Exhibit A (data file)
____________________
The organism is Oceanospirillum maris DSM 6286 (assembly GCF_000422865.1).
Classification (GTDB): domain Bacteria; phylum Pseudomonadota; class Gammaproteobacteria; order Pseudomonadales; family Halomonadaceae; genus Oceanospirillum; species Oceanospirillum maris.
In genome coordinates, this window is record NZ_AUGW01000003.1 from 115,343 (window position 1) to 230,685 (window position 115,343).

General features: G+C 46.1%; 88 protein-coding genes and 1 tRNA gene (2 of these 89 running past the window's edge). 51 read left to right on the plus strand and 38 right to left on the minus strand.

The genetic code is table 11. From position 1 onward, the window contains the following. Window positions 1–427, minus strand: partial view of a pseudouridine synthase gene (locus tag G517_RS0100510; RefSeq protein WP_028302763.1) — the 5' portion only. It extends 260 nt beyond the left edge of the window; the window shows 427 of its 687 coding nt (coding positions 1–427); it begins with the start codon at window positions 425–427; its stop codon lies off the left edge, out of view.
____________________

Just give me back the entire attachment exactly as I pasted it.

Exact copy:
The organism is Oceanospirillum maris DSM 6286 (assembly GCF_000422865.1).
Classification (GTDB): domain Bacteria; phylum Pseudomonadota; class Gammaproteobacteria; order Pseudomonadales; family Halomonadaceae; genus Oceanospirillum; species Oceanospirillum maris.
In genome coordinates, this window is record NZ_AUGW01000003.1 from 115,343 (window position 1) to 230,685 (window position 115,343).

General features: G+C 46.1%; 88 protein-coding genes and 1 tRNA gene (2 of these 89 running past the window's edge). 51 read left to right on the plus strand and 38 right to left on the minus strand.

The genetic code is table 11. From position 1 onward, the window contains the following. Window positions 1–427, minus strand: partial view of a pseudouridine synthase gene (locus tag G517_RS0100510; RefSeq protein WP_028302763.1) — the 5' portion only. It extends 260 nt beyond the left edge of the window; the window shows 427 of its 687 coding nt (coding positions 1–427); it begins with the start codon at window positions 425–427; its stop codon lies off the left edge, out of view.